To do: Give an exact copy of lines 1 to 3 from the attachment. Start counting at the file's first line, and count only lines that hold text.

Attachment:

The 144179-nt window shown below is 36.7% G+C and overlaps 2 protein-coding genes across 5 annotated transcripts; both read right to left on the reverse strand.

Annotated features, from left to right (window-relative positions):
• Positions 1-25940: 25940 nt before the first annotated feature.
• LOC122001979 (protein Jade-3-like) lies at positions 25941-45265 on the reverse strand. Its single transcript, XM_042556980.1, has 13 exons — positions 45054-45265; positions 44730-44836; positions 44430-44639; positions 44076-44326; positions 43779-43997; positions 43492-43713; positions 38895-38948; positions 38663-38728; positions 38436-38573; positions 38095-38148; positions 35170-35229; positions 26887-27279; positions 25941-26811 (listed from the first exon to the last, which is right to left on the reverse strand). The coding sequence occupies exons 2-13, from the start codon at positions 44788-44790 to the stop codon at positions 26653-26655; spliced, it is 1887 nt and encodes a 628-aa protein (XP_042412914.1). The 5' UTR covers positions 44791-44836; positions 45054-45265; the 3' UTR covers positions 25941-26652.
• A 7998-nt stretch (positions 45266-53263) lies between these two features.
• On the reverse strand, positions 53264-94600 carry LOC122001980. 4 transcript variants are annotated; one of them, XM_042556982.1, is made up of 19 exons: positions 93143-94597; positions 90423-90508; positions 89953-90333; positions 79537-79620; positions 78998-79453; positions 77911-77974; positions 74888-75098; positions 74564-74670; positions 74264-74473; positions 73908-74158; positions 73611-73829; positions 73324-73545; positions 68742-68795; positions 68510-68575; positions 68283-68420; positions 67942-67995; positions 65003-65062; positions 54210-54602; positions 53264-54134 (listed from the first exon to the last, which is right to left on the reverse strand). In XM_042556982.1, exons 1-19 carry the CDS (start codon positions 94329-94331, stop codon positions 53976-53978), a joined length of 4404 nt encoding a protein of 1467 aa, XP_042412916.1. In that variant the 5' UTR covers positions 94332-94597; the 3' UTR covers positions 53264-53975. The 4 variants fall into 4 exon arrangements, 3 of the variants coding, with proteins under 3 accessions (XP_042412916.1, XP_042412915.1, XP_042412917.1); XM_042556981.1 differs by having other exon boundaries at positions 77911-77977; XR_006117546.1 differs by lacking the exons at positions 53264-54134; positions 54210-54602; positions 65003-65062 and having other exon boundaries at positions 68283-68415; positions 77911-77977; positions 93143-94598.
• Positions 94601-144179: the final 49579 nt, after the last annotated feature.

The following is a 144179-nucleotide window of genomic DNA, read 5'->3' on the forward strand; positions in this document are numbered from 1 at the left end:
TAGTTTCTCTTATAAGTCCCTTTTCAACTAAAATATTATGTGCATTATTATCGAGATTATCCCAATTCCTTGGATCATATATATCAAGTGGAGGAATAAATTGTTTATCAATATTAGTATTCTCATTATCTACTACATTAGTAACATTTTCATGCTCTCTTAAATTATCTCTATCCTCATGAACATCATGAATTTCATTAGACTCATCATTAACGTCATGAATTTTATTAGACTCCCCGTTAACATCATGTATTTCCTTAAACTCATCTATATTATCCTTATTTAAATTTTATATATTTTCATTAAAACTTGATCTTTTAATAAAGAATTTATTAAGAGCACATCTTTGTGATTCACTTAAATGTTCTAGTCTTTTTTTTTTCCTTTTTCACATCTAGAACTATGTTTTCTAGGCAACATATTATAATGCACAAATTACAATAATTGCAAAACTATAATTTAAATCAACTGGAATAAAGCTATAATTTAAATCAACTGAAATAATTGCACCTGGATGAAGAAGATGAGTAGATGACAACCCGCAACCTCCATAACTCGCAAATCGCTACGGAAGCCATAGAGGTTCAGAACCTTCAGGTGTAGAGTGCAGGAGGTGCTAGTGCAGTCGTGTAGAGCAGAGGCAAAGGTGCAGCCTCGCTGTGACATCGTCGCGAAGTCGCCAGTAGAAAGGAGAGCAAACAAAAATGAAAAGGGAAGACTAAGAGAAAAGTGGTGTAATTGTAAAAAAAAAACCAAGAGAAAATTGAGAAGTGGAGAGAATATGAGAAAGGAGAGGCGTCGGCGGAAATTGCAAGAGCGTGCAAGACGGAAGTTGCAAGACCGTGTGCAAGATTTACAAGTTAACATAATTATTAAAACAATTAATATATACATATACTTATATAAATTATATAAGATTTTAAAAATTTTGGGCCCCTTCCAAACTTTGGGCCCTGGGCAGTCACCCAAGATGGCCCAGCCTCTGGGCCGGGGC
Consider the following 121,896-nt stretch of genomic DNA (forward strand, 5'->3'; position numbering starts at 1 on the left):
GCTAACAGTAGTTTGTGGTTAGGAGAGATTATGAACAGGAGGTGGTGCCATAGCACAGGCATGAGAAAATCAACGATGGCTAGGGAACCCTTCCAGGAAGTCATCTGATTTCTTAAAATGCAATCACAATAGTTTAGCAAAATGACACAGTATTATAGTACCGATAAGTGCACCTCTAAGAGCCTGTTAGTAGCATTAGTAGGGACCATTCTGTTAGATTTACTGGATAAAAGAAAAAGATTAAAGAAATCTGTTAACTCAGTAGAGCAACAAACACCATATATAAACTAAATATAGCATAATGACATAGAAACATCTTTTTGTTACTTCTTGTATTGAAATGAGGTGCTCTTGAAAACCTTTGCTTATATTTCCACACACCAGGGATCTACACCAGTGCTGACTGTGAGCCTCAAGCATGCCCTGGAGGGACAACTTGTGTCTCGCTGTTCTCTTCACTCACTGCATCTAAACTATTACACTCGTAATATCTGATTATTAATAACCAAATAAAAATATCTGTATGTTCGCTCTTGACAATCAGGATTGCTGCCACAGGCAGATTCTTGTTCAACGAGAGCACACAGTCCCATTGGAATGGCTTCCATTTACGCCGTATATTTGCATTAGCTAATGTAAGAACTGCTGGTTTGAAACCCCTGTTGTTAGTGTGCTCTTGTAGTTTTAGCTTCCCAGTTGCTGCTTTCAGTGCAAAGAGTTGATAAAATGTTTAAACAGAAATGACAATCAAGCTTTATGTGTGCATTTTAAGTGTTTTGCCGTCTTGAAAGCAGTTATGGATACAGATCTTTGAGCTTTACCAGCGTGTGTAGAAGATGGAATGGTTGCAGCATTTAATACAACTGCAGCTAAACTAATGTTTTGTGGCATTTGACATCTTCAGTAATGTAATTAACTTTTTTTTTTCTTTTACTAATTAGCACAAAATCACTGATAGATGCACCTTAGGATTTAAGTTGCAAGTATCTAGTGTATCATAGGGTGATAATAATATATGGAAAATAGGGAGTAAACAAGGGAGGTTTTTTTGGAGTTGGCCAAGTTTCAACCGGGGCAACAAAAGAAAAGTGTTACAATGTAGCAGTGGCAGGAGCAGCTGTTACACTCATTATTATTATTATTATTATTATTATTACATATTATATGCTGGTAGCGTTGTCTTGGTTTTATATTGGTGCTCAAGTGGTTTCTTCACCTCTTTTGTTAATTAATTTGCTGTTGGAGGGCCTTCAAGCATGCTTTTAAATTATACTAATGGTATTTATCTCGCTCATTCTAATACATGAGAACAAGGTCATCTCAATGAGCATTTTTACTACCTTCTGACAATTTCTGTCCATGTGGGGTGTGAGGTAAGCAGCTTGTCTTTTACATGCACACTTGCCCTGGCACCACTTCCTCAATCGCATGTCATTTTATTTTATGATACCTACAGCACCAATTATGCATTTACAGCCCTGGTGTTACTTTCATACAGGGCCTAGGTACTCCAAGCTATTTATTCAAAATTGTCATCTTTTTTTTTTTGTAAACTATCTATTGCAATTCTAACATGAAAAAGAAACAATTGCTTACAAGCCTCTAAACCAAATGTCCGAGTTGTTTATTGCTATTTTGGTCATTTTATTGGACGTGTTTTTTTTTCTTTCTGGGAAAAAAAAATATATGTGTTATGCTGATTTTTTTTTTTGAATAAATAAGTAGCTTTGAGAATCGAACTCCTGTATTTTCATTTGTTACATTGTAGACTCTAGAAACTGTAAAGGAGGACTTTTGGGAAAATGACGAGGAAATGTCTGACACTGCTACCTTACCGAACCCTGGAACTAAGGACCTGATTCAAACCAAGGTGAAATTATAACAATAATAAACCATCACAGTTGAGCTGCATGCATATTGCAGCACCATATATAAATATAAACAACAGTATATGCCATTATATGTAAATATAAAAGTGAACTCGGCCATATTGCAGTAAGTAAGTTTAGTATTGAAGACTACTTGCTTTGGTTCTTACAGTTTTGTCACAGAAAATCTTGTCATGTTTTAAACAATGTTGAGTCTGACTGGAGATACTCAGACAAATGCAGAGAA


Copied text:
The 144179-nt window shown below is 36.7% G+C and overlaps 2 protein-coding genes across 5 annotated transcripts; both read right to left on the reverse strand.

Annotated features, from left to right (window-relative positions):
• Positions 1-25940: 25940 nt before the first annotated feature.